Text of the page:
Texas Digital Newspapers Feed Historical Research on Slavery
If you walk up to Dr. Andrew Torget at the University of North Texas and Dr. Caleb McDaniel at Rice University, ask them what they think of newspapers. These professors will start to talk to you about how they look at 19th-century newspaper issues over a series of years and use them as records for reading voting patterns or for learning about slavery in Texas. Torget, McDaniel, and their students have collaborated on extensive research on newspapers available in the Texas Digital Newspaper Program to build the Texas Runaway Ads (@TxRunawayAds) Twitter feed—displaying actual runaway slave advertisements that appeared in newspapers published between 1836 and 1860 such as the Telegraph and Texas Register, the Austin State Gazette, and the Clarksville Northern Standard. According to Torget, his UNT graduate students selected these specific titles because, “They represented the three main geographies of 1850s Texas—a southeast newspaper, a northeast newspaper, and a western paper.” Those geographical regions were centers of agricultural commerce in Texas during the mid-19th century, and their newspapers are some of the earliest available in the Texas Digital Newspaper Program.
This collaborative project has had significant impacts for the students working with both Torget and McDaniel, particularly in terms of how the students are able to communicate across institutions to better understand the historical period. For example, one of the most interesting and surprising finds within the Texas Runaway Ads was an ad placed by William Marsh Rice, the founder of Rice University. According to McDaniel, “It’s a very rare, important glimpse into Rice’s relationship to slavery, especially since it names the enslaved woman, Merinda, who escaped from him.” The importance of collaboration was strongly evinced by the appearance of this advertisement: it was originally located by UNT graduate students, who were then able to notify their Rice counterparts. The Rice graduate students then contextualized its significance within the wider framework of Texas history during the 19th century. This type of primary source research gives students a first-hand account of events, thus allowing them to read from multiple perspectives of people in history:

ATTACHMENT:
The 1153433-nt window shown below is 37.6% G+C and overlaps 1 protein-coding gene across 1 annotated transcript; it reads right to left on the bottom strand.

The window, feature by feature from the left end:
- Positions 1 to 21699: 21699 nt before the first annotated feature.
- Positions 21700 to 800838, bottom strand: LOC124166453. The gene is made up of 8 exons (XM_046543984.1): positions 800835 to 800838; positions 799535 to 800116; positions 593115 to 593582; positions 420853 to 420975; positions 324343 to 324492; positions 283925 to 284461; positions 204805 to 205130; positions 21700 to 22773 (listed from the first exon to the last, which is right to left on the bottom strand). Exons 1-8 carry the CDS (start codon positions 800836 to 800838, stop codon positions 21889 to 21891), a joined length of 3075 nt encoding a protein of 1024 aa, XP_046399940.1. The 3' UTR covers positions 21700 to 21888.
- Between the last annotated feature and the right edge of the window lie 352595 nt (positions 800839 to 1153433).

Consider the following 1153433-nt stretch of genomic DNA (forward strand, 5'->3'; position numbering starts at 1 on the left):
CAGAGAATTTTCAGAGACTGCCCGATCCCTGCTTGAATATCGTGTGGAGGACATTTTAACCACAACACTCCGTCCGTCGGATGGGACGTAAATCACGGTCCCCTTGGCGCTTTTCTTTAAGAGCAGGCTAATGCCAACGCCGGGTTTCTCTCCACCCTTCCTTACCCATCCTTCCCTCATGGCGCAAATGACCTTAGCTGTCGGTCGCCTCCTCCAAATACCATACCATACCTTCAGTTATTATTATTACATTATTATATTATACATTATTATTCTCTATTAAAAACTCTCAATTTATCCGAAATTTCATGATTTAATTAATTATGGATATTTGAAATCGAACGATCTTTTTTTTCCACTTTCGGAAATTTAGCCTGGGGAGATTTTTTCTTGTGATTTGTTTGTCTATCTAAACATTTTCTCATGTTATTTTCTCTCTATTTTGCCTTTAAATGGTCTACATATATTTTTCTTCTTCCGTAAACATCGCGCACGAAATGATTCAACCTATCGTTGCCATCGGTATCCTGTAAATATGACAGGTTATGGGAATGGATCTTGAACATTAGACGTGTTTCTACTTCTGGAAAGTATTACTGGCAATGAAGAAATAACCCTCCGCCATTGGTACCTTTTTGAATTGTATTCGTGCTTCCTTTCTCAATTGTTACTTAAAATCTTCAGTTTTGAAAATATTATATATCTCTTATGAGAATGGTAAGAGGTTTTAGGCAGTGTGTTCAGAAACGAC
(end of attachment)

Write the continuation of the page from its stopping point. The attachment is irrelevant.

“Unfortunately, the primary sources on slavery in the United States are limited. These sources are usually written from the perspective of the slaveholder and often reduce slaves to their monetary value. This can make it difficult for historians to learn about the personal experiences, attitudes, and relationships of enslaved men and women. Among these primary sources, runaway advertisements offer one of the best glimpses into the names, personalities, and experiences of individual slaves, as well as into the institution of slavery as a whole” (http://ricedh.github.io/05-twitterbot.html).
The Runaway Slave Ads project goes one step further by displaying the text from ads on current social media, Twitter (https://twitter.com/TxRunawayAds). According to Dr. McDaniel, “We decided that placing the ads in social media streams, rather than on websites with standalone images of the ads, would more closely resemble the context in which they originally appeared—surrounded by other ads and quotidian news content.” During the 19th-century, and well into the 20th-century, newspapers were the social media of the day. Commonplace were ads about who visited whom in which town, who was recovering from what illness, and even who had run away from a slaveholder. According to Dr. Torget, “The idea of exploring and mapping these ads through digital means seemed to open the door to new insights into what runaway slave ads might be able to tell us about both Texas and slavery during the years before the Civil War.” The Texas Runaway Ads, in aggregate, is intended to help current researchers connect the names of people who were slaves with their geographic locations and, sometimes, family members.
These ads are already opening channels of communication across the history discipline to broaden our understanding of the 19th-century before the Civil War, as Seth Rockman, Professor of History at Brown University, states on his Twitter feed. A similar project by Kyle Ainsworth out of Stephen F. Austin University is the Texas Runaway Slave Project. Intended to document the names of individual runaway slaves, this project also uses newspapers from the Texas Digital Newspaper Program with the goal of providing identity to those people about whom little primary source evidence exists.
The Texas Runaway Ads and the Runaway Slave Project utilize open source technology intended to help people in the research community use digital tools to aggregate significant historical information in one place. This type of aggregation builds awareness of life in the past, provides faculty researchers with a platform for developing classroom materials, and gives students the opportunity to trace individuals across different ad postings, geographic locations, and activities. For example, the Texas Runaway Ads Twitter feed displays the runaway ads, one per tweet, and includes a link back to the original newspaper from which the individual ad originates. Any users of the feed can then use the aggregation of the ads via the feed to trace specific names, counties, or dates, but can also directly link to the newspaper page to get a rich context of an individual case.
The Texas Digital Newspaper Program is dedicated to supporting any kind of research. The work that Drs. Torget and McDaniel and their students are doing exemplifies how digital humanities research can broaden our vision into the past and can open new communication pathways across research disciplines.